Wadi Shab – Tiwi, Oman

The term, wadi, is thrown around a lot in the Middle East, and it does not take long to figure out that it just means canyon. There are thousands of wadis all over the Middle East, and if you find the better ones, you will discover an amazing hike that will take you to some really cool places. One of the better ones, called Wadi Shab, is located outside of the small town of Tiwi in Oman.

It is located right off of the highway, and there are plenty of signs that will point you the right direction. The hike is absolutely beautiful, and there are dramatic views of mountains on either side of the path, but this is not the reason to make it out this way.

A river helped to carve out this valley, and as you hike through the canyon, it is always on either side of you. Sometimes it is nothing more than a stream; whereas at other points along the way, you will find that you can jump off cliff faces into deep pools, or just go out wading into the cool water that is so refreshing on a hot, desert day.

At the very end of the canyon, you do have to take off your hiking boots, and dip in the water if you wish to make it the whole way. There is a cave at the end that boasts about an underground waterfall, and this is the final destination of many of the people who make it out this way. It is an amazing sight, but it is also fun to swim in the water, and let the tiny fish pick off the dead skin from your legs. If you do make it out this far, I would recommend that you bring with you some water shoes because there are a lot of rocks that you will walk on, and bring a snack as well because it takes a good hour to make it out to this pond. You will also probably spend an hour or two at the pond itself, so the whole day will take about four hours total.

I also recommend getting there early in the day. It is a couple hours drive from Muscat, but less than an hour from Sur, and it is a great day trip if you find yourself in the later town. You also can’t just start hiking on the trail. You have to take a short, and I do mean short, boat ride from the welcoming center to the start of the hike. It does cost one Omani Rial per person, and they do stop running the boat around five or six at night. That means if you do not make it back in time, you could be stuck in the wadi during the night. Some people do come out to camp here, but you would want to plan for that and not be surprised about that choice when you find yourself on the wrong side of the river at the wrong time.

It is a great place out of many to visit while in Oman, and should be added to everybody’s itinerary. It is a great way to spend a day out in the desert, and the sights and adventures had along the way will not be quickly forgotten.

The Mutrah Souq – Muscat, Oman

If you are looking for some souvenir for your trip to Muscat, Oman, and still want to have a cultural experience, there is no better place than the Mutrah Souq. It is a market that has the traditional Arab feel and even if you are not picking up anything, it is still a fun place to wander around.

It does has your normal influx of cheap touristy stuff including t-shirts and toys. It also has a bunch of wooden pieces that you can find anywhere in Muscat from carved camels to chess sets. I was even able to find a new Christmas ornament to hang on my tree when I got back home. But the market goes beyond that and you can find unique pieces there as well. Everything from Arab daggers to helmets, all the way to jewelry in all levels of worth.

It is easy to think that the market is nothing more than a place to go and buy that trinket from your visit to Muscat, but it is fun to wind your way through the maze that is found there. The sellers will try anything to get you to come into their little corner of the Souq such as putting a hat on your head or offering you some jasmine, but it is all harmless and just adds to the atmosphere. You could easily lose yourself in the mix, but do take the time to look up at the ceiling. The wood carvings can be found all over the Souq and it is just as interesting as what is going on down below.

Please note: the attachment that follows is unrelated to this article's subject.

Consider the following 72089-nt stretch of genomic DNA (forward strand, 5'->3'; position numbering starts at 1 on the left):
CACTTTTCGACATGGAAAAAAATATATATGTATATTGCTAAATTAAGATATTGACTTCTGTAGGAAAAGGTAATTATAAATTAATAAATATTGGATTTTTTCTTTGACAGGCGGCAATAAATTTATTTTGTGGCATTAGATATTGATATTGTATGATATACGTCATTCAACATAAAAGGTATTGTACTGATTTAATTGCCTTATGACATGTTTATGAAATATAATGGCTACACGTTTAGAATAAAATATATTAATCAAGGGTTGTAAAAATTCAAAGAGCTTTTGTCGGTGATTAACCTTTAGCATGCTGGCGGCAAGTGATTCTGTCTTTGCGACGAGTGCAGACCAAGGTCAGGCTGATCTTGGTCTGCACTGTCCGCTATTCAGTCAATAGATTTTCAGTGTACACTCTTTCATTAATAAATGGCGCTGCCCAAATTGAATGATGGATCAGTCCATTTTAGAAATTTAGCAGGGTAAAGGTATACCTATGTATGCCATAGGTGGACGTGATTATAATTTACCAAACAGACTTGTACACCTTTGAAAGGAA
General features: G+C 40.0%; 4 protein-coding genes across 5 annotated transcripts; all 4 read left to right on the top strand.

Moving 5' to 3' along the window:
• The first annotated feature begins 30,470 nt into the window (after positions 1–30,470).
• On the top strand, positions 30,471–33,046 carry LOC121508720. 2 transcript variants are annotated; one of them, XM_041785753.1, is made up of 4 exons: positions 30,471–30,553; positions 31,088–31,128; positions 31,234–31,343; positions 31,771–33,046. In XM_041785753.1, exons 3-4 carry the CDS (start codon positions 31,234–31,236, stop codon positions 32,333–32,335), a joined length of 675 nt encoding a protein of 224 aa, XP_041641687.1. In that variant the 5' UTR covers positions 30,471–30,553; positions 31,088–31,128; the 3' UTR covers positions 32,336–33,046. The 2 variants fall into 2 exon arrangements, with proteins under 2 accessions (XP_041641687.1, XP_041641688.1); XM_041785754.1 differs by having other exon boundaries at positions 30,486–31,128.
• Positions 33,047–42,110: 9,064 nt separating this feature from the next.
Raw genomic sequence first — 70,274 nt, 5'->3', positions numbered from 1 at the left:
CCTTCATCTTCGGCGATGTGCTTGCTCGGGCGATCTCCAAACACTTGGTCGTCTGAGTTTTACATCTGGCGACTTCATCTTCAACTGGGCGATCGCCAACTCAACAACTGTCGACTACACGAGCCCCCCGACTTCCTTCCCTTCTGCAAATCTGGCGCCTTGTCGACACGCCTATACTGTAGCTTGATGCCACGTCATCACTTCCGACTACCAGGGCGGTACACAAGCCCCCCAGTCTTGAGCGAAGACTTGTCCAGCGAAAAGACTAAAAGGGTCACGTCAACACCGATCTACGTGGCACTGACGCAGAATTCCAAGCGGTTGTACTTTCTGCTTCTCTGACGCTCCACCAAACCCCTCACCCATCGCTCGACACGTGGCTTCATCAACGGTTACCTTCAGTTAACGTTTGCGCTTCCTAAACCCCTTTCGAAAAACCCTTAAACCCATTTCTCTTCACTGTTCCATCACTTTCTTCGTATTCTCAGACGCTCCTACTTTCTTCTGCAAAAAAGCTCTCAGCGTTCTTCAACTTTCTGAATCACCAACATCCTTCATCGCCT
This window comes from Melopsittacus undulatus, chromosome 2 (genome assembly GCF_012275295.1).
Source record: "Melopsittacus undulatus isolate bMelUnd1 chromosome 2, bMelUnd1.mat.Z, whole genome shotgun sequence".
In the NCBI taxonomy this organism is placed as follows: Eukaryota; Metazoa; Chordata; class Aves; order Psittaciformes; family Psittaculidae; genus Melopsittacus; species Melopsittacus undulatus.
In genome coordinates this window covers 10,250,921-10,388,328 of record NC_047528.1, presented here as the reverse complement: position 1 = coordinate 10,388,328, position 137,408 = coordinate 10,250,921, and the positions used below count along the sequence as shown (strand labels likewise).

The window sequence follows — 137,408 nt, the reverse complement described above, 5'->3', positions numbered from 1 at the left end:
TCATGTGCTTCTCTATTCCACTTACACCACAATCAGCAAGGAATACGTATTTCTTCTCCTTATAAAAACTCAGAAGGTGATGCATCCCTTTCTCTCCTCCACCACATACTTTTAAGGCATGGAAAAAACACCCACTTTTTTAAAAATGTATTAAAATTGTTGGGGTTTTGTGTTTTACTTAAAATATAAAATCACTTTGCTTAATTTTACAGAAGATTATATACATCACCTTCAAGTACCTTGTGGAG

There are times when looking at the ceiling can take up more of your time rather than the shopping that many people come to this place for. It isn’t too busy in the Souq though that it will take away from the other people there if you stand there looking up at the design.

It is not the only place in that part of town that is worth checking out either. There is the Corniche, a walk along the ocean that showcases the traditional boats, or the mountain castles that hang not that far in the distance. If you do come down here to see some of these sights, make sure you come at the right time because it does close down between the hours of one and four in the afternoon. Still there are plenty of times where you can find an hour or two to enjoy there. It is easily one of the premiere places to visit if you are in Muscat, and if you want, you can go there and enjoy it without it ever costing you anything.

The Start of a Break – Muscat, Oman

The beginning of Winter and Summer Break are always hard to make look exciting for a waiting audience. Most people expect exciting views from the far away places that we will be visiting, and we will eventually get to those places. I will share those pictures with you, but the first day of a break is usually spent catching my breath and easing out of the stress that comes with being a teacher. Though I do want to explore the place I find myself in, I would rather just take it easy for the first day, and work up to the point where I can get out and really enjoy the sights.

This is definitely what our first day in Muscat, Oman was all about. It wasn’t that rough of a day of travel to get out here considering that it is only on the other side of the Arabian peninsula, so I could not use that as an excuse for being lazy. There are a lot of interesting things to do and places around town that I want to explore, so that really couldn’t be used as an excuse either. I will just say it as I see it, I really did not want to do much today except walk on the beach, have something good to eat, and get my bearings.